Vietnamese Christians Face New Restrictions on Religious Freedom
ICC Note: Vietnamese authorities in the province of Bac Ninh have recently drawn up new rules that would severely limit religious activity in their area. Catholic church leaders have spoken out publicly against the new rules, which they described as “useless nonsense” requiring Christians to obtain permission before hand for nearly all types of religious activity. Vietnam, one of the five remaining Communist nations on earth, is still highly restrictive when it comes to freedom of religion. Christians, especially Protestant Christians belonging to ethnic minorities, regularly face arrest and harassment at the hands of authorities.
11/27/2013 Vietnam (AsiaNews) – Religious freedom, which is guaranteed by the constitution and existing regulations, “is a right and not a favour”. The draft law not only has “too many unnecessary details” but creates “many obstacles and limitations,” said a group of priests from the Diocese of Bac Ninh in a statement criticising the proposed new rules. The diocese is located in northern Vietnam, and borders the capital.
Called ‘Provisions relating to a number of specific points on the management of religious activities in the territory of Bac Ninh,’ the new rules de facto limit the religious rights of the clergy and the community of the faithful.
The Diocese of Bac Ninh includes five northern provinces plus parts of other provinces. It is home to 120,000 Catholics who represent 1.54 per cent of the population. The bishop is Mgr Cosma Hoang Van Dat, who is also general secretary of the Bishops’ Conference of Vietnam.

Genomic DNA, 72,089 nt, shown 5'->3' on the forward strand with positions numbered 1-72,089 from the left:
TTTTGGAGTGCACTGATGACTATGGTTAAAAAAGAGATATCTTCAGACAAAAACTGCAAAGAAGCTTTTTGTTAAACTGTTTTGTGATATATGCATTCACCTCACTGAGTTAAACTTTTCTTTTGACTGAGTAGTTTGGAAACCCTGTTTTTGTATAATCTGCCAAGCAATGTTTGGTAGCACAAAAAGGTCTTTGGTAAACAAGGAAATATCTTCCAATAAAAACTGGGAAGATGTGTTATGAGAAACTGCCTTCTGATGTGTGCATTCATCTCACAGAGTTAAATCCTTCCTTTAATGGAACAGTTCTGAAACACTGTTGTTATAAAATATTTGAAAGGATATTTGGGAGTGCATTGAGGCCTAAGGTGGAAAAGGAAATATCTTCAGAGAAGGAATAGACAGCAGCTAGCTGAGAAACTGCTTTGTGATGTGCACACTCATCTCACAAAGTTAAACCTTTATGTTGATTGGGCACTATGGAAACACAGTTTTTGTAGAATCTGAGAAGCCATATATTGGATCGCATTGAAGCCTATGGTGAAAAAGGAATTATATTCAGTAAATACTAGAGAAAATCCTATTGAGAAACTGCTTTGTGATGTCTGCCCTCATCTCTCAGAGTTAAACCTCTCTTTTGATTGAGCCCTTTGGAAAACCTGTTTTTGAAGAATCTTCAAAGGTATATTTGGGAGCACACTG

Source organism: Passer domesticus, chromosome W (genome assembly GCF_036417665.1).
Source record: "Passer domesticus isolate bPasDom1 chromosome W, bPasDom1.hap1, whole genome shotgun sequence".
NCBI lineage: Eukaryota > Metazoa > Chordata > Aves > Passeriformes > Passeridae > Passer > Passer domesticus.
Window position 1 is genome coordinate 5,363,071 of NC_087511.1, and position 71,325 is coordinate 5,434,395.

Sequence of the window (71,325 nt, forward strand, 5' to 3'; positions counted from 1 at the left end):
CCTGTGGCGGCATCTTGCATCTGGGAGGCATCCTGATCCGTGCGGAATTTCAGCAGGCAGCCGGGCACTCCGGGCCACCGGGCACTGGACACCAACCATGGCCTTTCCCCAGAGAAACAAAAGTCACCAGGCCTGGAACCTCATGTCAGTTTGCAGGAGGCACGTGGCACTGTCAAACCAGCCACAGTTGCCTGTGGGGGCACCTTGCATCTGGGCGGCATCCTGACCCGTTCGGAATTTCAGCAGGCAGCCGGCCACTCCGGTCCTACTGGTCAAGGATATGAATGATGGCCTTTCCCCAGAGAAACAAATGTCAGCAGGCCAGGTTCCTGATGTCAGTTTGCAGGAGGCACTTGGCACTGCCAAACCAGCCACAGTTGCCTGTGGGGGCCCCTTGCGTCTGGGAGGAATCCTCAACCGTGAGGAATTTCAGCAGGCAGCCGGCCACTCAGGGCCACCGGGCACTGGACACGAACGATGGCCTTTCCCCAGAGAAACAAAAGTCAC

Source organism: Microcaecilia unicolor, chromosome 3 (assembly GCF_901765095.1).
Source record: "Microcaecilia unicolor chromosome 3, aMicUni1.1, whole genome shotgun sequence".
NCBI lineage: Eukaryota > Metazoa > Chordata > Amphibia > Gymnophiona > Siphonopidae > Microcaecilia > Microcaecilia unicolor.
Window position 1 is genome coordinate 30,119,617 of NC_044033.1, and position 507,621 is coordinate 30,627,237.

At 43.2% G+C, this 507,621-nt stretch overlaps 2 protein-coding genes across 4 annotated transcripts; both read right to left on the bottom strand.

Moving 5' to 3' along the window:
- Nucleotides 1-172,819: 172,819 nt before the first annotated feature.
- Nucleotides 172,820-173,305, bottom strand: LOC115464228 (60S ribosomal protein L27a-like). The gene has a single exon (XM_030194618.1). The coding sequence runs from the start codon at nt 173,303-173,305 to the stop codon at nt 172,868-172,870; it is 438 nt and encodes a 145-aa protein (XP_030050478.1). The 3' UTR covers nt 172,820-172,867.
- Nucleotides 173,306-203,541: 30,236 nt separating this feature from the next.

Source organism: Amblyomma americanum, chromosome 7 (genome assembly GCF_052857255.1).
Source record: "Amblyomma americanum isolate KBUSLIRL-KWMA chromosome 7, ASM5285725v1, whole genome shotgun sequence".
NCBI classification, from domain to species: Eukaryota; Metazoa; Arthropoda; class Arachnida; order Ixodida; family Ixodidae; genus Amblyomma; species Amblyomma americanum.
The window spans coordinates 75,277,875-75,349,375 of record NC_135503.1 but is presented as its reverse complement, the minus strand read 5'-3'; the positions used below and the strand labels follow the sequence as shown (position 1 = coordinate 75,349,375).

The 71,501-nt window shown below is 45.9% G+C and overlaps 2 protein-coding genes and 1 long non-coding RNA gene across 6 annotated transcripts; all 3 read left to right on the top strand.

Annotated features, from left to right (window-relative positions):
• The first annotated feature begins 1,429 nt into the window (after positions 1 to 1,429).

Recently, Bac Ninh provincial authorities drafted rules to enforce a state law on religion. After looking at, the priests reacted with disappointment because they contain “useless nonsense, requiring religions to seek permits and authorisations for every circumstance.”
In their statement, the priests note that detailed and precise rules governing religious activity already exist at the national level.
These recently introduced rules were met with a negative reaction from the leaders of the country’s main religions because they include heavy constraints and limitations on the right to worship.
“Instead of exercising legitimate rights, religious organisations and their representatives are forced to ask for them whenever they organise religious services, train clergy, ordain priests and build (or repair) religious buildings,” the statement said.